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The Passing of a Legend

So there I am, sitting across the desk from a hall of fame legend, and my new manager. Me? I’ve got a big ol’ mullet, line shaved in the side of my head (contrary to legend it was NOT blue at this time) and we are quite literally locked in a stare and it’s completely silent….

When I say 5 minutes I am not kidding. Stop and sit still, make no sounds, for 5 minutes. It will feel like an hour.

He and I stared at each other for 5 minutes. He never said a word, I was too scared to speak.

Finally, thankfully, he speaks.

“What the hell are you doing?”

“What do you mean”

“I mean what the hell are you doing?”

I uncomfortably laugh trying to lighten the mood (for me at least)

“Exactly what the hell is that?”

(Oh I might mention I had a diamond earring in my left ear too)

I chuckle again…. “What do you mean?”

“The hair, if that’s what you call it. The earring? I mean what is wrong with you son?”

I have no answer, I just uncomfortably laugh….

“Here’s how this is going to work. You will NOT throw a pitch, you won’t step on the playing field until you look like a young man and not some hoodlum with an earring”

“Yes sir”

I got up, left his office when to clubhouse bathroom, grabbed the clippers and shaved, all of it.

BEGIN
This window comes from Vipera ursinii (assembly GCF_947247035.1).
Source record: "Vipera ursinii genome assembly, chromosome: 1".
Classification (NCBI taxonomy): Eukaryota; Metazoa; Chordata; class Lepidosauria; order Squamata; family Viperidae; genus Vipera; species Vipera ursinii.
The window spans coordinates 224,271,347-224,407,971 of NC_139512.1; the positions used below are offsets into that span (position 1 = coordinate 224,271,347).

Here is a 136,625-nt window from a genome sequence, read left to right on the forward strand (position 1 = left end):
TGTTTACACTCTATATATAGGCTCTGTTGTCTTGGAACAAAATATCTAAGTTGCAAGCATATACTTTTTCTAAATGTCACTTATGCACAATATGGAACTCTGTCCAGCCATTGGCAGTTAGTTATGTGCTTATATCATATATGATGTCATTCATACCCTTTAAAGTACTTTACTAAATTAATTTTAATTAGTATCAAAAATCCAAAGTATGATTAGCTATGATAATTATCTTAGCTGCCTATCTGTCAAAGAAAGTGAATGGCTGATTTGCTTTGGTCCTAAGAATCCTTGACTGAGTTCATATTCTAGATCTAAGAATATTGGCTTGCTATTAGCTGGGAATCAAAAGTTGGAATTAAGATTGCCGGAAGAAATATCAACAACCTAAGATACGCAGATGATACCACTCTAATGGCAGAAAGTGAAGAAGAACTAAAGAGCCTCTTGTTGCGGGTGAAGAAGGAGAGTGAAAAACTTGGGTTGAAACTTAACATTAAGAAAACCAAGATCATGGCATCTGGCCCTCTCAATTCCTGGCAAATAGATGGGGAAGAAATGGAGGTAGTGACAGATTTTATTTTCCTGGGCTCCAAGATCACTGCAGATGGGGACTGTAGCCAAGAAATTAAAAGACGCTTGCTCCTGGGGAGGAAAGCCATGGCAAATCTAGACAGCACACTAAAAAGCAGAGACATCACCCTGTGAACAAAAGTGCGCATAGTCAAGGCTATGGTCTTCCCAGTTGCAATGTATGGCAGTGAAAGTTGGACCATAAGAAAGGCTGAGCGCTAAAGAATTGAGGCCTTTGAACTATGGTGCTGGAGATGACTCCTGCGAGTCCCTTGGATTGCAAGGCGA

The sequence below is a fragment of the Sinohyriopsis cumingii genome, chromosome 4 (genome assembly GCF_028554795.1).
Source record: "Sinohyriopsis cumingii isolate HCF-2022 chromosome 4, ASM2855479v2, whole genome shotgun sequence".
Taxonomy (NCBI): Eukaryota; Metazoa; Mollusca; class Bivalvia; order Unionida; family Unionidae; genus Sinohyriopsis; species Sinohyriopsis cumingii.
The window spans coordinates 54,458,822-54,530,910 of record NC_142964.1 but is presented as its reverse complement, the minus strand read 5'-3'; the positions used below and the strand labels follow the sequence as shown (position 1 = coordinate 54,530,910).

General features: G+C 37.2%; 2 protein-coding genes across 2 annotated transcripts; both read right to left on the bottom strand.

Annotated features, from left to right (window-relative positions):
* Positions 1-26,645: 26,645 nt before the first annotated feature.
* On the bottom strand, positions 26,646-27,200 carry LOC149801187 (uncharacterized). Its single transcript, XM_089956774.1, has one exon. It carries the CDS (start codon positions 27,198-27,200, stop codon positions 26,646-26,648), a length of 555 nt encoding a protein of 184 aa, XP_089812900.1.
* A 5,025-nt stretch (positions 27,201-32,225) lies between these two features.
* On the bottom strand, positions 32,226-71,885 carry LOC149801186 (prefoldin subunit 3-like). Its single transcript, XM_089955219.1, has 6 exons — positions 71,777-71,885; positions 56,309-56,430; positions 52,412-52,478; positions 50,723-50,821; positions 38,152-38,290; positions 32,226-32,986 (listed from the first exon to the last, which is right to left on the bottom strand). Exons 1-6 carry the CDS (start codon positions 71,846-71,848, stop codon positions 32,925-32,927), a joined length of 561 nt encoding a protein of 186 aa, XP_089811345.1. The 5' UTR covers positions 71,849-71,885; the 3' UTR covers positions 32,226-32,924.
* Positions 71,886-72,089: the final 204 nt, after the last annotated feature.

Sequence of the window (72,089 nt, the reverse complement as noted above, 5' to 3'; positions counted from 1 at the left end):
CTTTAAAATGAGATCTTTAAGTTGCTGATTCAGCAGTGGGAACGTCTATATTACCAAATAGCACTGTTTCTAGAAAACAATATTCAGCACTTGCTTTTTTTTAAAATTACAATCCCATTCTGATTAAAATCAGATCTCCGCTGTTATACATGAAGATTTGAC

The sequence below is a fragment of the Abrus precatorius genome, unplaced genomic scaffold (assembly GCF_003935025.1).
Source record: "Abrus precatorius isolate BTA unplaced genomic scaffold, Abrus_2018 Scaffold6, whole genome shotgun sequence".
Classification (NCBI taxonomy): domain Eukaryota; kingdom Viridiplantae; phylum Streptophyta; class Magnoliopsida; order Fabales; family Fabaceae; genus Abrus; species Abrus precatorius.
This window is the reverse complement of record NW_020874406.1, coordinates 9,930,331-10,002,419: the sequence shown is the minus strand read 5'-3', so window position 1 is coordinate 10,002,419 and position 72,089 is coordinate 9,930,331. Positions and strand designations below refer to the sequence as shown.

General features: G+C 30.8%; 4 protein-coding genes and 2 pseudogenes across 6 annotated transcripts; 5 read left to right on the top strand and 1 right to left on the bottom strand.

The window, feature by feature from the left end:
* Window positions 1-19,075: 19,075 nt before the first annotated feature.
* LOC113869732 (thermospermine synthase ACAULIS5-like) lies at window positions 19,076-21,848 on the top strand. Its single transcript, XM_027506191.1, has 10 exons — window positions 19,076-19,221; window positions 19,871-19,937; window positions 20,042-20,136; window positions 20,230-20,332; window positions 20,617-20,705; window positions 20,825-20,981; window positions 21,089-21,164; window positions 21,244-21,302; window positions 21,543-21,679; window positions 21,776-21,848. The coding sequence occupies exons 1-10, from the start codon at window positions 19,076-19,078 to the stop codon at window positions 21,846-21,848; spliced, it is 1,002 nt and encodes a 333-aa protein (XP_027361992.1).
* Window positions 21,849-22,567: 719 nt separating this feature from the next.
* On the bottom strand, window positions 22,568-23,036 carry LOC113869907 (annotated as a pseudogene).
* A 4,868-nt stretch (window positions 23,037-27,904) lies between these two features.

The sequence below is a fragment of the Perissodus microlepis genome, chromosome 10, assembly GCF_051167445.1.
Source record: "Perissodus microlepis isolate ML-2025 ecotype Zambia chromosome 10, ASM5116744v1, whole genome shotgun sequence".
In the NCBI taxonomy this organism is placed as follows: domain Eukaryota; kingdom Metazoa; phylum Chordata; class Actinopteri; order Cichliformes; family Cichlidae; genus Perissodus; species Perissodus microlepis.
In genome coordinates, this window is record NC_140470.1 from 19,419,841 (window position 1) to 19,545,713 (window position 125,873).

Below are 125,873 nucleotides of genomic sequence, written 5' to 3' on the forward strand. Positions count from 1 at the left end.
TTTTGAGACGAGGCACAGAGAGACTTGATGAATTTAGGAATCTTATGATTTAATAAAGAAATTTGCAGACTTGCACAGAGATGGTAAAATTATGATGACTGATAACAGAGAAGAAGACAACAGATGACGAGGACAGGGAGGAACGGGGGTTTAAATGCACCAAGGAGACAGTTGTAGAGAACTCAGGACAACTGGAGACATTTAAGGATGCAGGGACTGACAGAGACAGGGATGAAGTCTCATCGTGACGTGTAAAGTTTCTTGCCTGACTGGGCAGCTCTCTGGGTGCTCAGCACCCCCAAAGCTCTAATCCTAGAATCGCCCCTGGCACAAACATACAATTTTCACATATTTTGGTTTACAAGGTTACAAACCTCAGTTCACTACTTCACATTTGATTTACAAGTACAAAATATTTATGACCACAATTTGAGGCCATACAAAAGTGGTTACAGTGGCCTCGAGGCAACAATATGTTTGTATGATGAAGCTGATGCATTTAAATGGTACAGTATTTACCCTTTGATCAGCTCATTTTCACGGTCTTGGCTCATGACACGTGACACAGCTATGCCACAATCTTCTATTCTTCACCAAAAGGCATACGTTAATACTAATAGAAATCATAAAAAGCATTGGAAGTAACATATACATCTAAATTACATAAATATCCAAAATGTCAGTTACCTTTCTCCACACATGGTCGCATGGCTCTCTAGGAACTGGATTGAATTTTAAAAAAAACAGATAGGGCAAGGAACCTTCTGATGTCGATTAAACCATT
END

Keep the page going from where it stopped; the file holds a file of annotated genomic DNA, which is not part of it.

I removed the earring too.

As I walked onto the field for BP he looked at me, smirked and walked away.

That, was Frank Robinson. He was my first manager in the big leagues and while I spent less time with him than any other manager his influence was enormous and his friendship was lifelong.

Frank passed today. I wince at the thought of what the latter stages of bone cancer must be like but I’m comforted to know this wonderful man is now in heaven. I ache for his amazing wife Barbara Anne and his amazing children too.

I grew up “in’ the game. I was obsessed with it, knew it all front to back, stats, data, you name it I knew it. I KNEW who Frank Robinson was long before I met him. I still have enormous respect and reverence for my elders (I was raised like that) and even more for the men like Frank who played this amazing game at a time and in a place that had very little tolerance for minorities.

Frank won MVPs in both leagues. Now understand our game is FAR north of 100 years old. Over a century old and Frank is THE ONLY man to have ever done that. The ONLY MAN.

He was gruff, he was rough, he was hard but he was honest and he was fair. After my father died I was drawn to men like Frank to fill that hole my dad left when he died. I loved to play for hard ass men because you had to earn their respect.

I believe by the time I was dealt in 1990 Frank respected me. We were and still are friends. I got to see him enough through the years for us to laugh, often.

I can say this too. When folks talk of the Hall of Fame Frank was one of the reasons I wanted to make it. I wanted to stand in front of him and tell the world what an incredible man he was and how much he meant to me.

I’ll give you a few stories from my time with him and hopefully, you will smile.

1990 Baltimore. We are the surprise team of the year, worst to first O’s. Mickey Tettleton is having a monster season. Phil Bradley is on the DL.